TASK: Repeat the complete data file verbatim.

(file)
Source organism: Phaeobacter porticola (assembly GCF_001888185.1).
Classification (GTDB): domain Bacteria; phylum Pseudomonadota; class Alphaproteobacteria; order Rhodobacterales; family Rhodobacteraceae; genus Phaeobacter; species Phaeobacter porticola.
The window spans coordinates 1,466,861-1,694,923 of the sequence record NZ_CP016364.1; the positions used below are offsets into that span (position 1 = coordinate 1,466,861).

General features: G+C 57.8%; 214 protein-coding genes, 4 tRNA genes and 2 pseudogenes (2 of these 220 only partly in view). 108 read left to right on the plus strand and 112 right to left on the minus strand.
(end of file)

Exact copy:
Source organism: Phaeobacter porticola (assembly GCF_001888185.1).
Classification (GTDB): domain Bacteria; phylum Pseudomonadota; class Alphaproteobacteria; order Rhodobacterales; family Rhodobacteraceae; genus Phaeobacter; species Phaeobacter porticola.
The window spans coordinates 1,466,861-1,694,923 of the sequence record NZ_CP016364.1; the positions used below are offsets into that span (position 1 = coordinate 1,466,861).

General features: G+C 57.8%; 214 protein-coding genes, 4 tRNA genes and 2 pseudogenes (2 of these 220 only partly in view). 108 read left to right on the plus strand and 112 right to left on the minus strand.